The man appointed to lead the judicial inquiry into phone hacking and press standards last night warned newspapers not to “close ranks” but help him expose the “depth” of journalistic malpractice. In his first public comments since being appointed, Lord Justice Leveson said he intended to call “waves” of witnesses including journalists, politicians and policemen starting in autumn. He also warned that the expansion of the terms of reference of his inquiry had been so broadened that he might not be able to complete the first part of the inquiry within the planned timescale of a year. Lord Justice Leveson met for the first time formally with the other members of his inquiry panel yesterday and read a statement outlining the procedures and time-scale for the first section of the inquiry into the culture, practices and ethics of the press. The second section of the inquiry will look at the specific phone-hacking allegations that arose in the wake of the scandal at the News of the World but will only begin once police investigations have been completed. A series of seminars will be held in October looking at law, media ethics and the practice and pressures of investigative journalism for broadsheet and tabloid newspapers. – the Independent

“Die or go private”

NHS managers are deliberately delaying operations in the hope patients will either die or go private in a ‘callous’ attempt to save money, it was claimed yesterday.  Health service trusts are ‘likely to impose greater pain and inconvenience’ by making those in need of care wait longer than necessary for surgery, an official report found. By making patients wait sometimes for as long as four months, it is hoped they will remove themselves from lists ‘either by dying or by paying for their own treatment’.  The claims are outlined in a report by the Co-operation and Competition Panel (CCP), an independent watchdog that advises the NHS.  With NHS bosses having to make £20billion of savings by 2014, the organisation discovered damning evidence that managers are imposing minimum waiting times and ‘excessively constraining’ patients’ rights to choose where to have routine operations, such as hip replacements. – Daily Mail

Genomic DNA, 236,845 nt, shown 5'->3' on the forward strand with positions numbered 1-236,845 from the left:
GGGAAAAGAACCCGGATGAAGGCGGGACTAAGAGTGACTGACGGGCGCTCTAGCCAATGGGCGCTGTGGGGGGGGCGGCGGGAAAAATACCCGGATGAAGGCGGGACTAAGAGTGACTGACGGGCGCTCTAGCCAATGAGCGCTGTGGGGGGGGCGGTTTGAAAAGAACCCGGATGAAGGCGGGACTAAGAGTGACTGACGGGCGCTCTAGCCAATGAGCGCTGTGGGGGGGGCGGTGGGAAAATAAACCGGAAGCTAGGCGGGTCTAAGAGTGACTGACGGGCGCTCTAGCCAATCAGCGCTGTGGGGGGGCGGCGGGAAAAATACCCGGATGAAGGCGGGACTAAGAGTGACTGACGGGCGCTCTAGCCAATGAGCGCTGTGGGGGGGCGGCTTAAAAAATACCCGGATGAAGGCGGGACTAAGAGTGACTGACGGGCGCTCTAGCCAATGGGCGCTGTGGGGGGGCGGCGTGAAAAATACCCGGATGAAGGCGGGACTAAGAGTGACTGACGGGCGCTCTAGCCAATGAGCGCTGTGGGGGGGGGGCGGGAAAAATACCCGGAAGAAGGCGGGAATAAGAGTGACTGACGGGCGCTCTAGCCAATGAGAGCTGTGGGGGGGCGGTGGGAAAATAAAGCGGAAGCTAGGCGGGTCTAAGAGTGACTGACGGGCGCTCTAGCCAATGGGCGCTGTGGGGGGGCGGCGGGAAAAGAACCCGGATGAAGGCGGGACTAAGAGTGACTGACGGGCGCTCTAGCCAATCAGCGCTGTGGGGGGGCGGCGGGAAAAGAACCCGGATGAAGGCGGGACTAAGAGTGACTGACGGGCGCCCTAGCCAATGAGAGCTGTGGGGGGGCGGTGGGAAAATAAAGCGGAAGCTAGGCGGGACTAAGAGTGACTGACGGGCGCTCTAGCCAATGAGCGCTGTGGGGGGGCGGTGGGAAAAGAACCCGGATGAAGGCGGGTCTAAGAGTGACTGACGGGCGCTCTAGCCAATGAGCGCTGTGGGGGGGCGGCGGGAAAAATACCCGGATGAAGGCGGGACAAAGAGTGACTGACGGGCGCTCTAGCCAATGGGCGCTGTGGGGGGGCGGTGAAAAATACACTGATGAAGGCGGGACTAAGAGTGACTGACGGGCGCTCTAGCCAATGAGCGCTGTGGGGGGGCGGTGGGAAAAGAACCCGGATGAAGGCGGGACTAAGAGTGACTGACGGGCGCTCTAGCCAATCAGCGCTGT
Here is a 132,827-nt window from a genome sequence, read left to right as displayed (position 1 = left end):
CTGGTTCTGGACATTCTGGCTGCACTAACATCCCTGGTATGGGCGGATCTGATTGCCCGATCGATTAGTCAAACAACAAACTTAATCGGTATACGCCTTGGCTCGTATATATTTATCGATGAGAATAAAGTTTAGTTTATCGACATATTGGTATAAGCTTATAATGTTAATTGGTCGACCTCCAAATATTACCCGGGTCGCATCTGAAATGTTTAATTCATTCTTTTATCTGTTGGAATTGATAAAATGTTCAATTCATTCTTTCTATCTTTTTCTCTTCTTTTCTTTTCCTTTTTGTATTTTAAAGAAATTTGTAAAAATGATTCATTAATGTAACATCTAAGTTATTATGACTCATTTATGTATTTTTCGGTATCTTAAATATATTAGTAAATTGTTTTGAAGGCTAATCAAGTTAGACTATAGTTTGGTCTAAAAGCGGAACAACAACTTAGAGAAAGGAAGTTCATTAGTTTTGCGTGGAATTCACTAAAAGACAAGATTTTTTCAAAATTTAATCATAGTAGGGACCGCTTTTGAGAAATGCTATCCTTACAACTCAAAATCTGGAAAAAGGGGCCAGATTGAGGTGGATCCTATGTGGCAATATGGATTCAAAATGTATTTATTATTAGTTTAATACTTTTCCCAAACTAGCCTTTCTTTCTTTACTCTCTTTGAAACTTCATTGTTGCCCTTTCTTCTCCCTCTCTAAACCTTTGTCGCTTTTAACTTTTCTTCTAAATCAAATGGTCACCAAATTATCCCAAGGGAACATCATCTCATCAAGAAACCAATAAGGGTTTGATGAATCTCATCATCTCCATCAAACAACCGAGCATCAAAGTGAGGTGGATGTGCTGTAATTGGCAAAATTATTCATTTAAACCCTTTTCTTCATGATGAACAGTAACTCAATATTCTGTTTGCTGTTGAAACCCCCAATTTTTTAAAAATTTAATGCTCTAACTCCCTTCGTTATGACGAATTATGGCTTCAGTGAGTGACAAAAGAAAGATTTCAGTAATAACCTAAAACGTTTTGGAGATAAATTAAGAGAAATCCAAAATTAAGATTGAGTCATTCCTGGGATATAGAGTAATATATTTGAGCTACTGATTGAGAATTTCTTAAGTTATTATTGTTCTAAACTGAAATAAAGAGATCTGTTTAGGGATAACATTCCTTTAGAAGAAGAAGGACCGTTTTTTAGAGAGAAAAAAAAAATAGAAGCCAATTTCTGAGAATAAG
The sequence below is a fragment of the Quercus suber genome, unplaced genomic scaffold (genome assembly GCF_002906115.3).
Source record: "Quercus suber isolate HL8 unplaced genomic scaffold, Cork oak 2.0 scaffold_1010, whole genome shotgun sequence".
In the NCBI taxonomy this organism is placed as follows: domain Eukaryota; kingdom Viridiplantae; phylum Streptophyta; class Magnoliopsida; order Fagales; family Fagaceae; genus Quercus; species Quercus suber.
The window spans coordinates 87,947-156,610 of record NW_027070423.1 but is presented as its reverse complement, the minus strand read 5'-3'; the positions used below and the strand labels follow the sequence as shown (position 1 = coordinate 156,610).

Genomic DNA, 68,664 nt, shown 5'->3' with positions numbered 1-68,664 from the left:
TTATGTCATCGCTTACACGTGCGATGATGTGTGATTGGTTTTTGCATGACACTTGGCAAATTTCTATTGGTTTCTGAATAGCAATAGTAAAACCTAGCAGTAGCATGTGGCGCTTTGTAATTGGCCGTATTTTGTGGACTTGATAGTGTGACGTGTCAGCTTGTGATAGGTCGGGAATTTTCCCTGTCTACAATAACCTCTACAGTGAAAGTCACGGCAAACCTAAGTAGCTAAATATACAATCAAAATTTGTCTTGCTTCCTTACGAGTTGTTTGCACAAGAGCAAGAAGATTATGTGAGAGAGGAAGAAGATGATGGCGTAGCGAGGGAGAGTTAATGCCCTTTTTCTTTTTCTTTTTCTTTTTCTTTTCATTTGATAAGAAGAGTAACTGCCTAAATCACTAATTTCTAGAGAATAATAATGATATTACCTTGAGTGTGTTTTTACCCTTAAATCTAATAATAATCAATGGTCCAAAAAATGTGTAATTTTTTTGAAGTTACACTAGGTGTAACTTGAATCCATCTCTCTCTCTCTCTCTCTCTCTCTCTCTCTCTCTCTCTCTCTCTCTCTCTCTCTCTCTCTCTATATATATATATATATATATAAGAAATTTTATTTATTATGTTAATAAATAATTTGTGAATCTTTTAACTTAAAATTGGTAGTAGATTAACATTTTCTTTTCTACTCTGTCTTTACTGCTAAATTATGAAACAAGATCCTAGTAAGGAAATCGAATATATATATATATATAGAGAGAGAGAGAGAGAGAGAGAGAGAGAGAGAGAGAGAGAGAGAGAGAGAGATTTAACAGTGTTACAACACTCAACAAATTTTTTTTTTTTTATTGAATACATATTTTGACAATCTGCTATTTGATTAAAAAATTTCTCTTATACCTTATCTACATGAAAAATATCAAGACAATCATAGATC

Shapps in housing U-turn

The government has revised instructions to the social housing regulator to explicitly state that flexible tenancies should normally last a minimum of five years. Under an updated draft direction on tenure social landlords will be required to set out any circumstances in which they will offer tenancies of less than five years in their tenancy policies. The previous version of the draft direction stated that two-year tenancies, which are the shortest that will be permitted under the Localism Bill, should only be used in exceptional circumstances. It did not state what these circumstances would be, or that five-years would otherwise be the minimum. Before the directions to the regulator were published housing minister Grant Shapps had told MPs that five years would be the norm. The omission of this statement from the draft directions when they were first published in July prompted Labour MP Nick Raynsford to accuse him of ‘a disgraceful breach of his own promise’ and call for him to explain his actions to parliament. – Inside Housing

An Autum of discontent?